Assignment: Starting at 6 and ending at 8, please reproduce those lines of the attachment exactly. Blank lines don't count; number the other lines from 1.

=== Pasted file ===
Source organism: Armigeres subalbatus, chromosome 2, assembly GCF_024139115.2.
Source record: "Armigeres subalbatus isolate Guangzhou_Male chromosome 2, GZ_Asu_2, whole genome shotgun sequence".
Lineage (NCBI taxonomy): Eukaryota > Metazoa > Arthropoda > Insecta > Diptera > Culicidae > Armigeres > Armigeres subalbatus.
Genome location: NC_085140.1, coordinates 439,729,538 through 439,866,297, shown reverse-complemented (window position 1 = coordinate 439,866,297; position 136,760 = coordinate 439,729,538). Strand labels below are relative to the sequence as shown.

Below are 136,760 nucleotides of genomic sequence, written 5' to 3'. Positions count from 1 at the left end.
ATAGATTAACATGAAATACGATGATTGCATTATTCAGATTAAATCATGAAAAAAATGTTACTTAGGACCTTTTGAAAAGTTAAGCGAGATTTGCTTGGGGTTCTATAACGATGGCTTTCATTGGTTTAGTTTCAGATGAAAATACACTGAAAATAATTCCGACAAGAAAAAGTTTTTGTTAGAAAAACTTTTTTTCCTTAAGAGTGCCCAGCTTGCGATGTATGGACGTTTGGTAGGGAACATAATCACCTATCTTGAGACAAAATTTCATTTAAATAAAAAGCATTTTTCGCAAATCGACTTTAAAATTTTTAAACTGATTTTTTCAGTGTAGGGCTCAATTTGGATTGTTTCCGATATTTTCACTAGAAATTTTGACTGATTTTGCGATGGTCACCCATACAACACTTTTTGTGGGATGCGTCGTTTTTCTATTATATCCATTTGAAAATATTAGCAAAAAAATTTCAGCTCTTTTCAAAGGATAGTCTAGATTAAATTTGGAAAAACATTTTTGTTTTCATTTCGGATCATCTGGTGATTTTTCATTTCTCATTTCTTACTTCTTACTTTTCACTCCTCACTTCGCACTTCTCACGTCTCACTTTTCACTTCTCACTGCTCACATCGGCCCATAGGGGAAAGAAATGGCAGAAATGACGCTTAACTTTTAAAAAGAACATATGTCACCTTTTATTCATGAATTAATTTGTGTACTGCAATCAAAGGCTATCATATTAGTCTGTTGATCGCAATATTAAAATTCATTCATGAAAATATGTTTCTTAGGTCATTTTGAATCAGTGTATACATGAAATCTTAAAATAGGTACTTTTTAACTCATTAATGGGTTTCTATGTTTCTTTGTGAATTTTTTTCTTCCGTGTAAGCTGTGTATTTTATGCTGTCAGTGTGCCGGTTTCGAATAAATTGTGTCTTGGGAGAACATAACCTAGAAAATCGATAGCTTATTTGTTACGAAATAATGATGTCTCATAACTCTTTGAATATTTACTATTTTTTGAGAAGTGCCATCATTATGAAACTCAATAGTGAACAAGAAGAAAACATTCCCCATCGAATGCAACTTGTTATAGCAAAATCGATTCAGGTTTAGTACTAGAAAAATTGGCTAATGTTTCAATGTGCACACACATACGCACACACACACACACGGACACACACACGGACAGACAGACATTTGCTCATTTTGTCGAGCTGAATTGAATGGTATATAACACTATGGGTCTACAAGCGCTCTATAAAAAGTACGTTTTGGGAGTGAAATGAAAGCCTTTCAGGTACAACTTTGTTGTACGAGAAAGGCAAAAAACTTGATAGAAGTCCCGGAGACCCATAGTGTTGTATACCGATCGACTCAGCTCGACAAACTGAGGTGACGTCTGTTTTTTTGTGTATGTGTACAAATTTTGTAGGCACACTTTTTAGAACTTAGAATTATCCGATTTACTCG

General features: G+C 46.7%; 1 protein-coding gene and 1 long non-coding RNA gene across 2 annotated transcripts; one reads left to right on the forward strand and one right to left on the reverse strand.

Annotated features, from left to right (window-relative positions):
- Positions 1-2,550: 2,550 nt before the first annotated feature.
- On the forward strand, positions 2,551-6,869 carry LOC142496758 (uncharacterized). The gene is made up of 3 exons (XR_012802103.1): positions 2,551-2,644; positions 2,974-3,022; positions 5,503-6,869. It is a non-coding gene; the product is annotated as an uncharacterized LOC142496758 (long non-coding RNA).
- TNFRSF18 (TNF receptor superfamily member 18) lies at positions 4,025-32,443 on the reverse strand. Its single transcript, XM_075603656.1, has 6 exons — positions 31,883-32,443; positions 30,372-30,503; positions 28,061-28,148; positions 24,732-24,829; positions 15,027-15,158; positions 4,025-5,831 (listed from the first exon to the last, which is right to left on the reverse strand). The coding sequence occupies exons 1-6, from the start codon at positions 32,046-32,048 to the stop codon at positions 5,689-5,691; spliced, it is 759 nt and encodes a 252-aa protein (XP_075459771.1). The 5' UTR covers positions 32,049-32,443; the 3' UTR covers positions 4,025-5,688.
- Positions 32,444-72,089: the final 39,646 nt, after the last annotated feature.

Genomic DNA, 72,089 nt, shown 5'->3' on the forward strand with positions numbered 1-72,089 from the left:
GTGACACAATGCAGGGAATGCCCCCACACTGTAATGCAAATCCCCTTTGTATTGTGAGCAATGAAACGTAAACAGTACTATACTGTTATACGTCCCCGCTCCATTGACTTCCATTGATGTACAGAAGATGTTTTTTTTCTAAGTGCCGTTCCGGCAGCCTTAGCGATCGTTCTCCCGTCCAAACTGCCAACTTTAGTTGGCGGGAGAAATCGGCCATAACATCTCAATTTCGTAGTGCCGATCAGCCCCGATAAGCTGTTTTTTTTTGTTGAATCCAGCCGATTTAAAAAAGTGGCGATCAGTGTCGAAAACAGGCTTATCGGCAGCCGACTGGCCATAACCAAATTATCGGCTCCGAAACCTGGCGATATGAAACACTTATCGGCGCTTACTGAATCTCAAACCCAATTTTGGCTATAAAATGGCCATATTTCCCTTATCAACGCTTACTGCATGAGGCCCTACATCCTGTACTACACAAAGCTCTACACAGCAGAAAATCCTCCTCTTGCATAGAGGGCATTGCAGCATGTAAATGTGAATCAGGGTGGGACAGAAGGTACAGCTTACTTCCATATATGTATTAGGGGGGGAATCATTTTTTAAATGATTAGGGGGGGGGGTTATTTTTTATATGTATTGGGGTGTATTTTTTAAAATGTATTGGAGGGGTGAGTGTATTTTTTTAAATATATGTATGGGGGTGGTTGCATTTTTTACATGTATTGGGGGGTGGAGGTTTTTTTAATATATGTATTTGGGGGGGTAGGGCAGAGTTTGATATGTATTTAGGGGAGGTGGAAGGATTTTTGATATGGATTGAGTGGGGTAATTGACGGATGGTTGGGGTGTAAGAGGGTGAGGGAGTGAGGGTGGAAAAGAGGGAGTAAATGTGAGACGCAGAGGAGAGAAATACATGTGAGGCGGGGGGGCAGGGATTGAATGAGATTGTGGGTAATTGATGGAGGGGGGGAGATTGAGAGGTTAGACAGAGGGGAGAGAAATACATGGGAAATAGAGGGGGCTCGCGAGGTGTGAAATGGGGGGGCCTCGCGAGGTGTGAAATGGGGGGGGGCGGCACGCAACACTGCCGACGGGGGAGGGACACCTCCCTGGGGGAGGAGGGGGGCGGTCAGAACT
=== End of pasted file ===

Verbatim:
ATAGATTAACATGAAATACGATGATTGCATTATTCAGATTAAATCATGAAAAAAATGTTACTTAGGACCTTTTGAAAAGTTAAGCGAGATTTGCTTGGGGTTCTATAACGATGGCTTTCATTGGTTTAGTTTCAGATGAAAATACACTGAAAATAATTCCGACAAGAAAAAGTTTTTGTTAGAAAAACTTTTTTTCCTTAAGAGTGCCCAGCTTGCGATGTATGGACGTTTGGTAGGGAACATAATCACCTATCTTGAGACAAAATTTCATTTAAATAAAAAGCATTTTTCGCAAATCGACTTTAAAATTTTTAAACTGATTTTTTCAGTGTAGGGCTCAATTTGGATTGTTTCCGATATTTTCACTAGAAATTTTGACTGATTTTGCGATGGTCACCCATACAACACTTTTTGTGGGATGCGTCGTTTTTCTATTATATCCATTTGAAAATATTAGCAAAAAAATTTCAGCTCTTTTCAAAGGATAGTCTAGATTAAATTTGGAAAAACATTTTTGTTTTCATTTCGGATCATCTGGTGATTTTTCATTTCTCATTTCTTACTTCTTACTTTTCACTCCTCACTTCGCACTTCTCACGTCTCACTTTTCACTTCTCACTGCTCACATCGGCCCATAGGGGAAAGAAATGGCAGAAATGACGCTTAACTTTTAAAAAGAACATATGTCACCTTTTATTCATGAATTAATTTGTGTACTGCAATCAAAGGCTATCATATTAGTCTGTTGATCGCAATATTAAAATTCATTCATGAAAATATGTTTCTTAGGTCATTTTGAATCAGTGTATACATGAAATCTTAAAATAGGTACTTTTTAACTCATTAATGGGTTTCTATGTTTCTTTGTGAATTTTTTTCTTCCGTGTAAGCTGTGTATTTTATGCTGTCAGTGTGCCGGTTTCGAATAAATTGTGTCTTGGGAGAACATAACCTAGAAAATCGATAGCTTATTTGTTACGAAATAATGATGTCTCATAACTCTTTGAATATTTACTATTTTTTGAGAAGTGCCATCATTATGAAACTCAATAGTGAACAAGAAGAAAACATTCCCCATCGAATGCAACTTGTTATAGCAAAATCGATTCAGGTTTAGTACTAGAAAAATTGGCTAATGTTTCAATGTGCACACACATACGCACACACACACACACGGACACACACACGGACAGACAGACATTTGCTCATTTTGTCGAGCTGAATTGAATGGTATATAACACTATGGGTCTACAAGCGCTCTATAAAAAGTACGTTTTGGGAGTGAAATGAAAGCCTTTCAGGTACAACTTTGTTGTACGAGAAAGGCAAAAAACTTGATAGAAGTCCCGGAGACCCATAGTGTTGTATACCGATCGACTCAGCTCGACAAACTGAGGTGACGTCTGTTTTTTTGTGTATGTGTACAAATTTTGTAGGCACACTTTTTAGAACTTAGAATTATCCGATTTACTCG

General features: G+C 46.7%; 1 protein-coding gene and 1 long non-coding RNA gene across 2 annotated transcripts; one reads left to right on the forward strand and one right to left on the reverse strand.

Annotated features, from left to right (window-relative positions):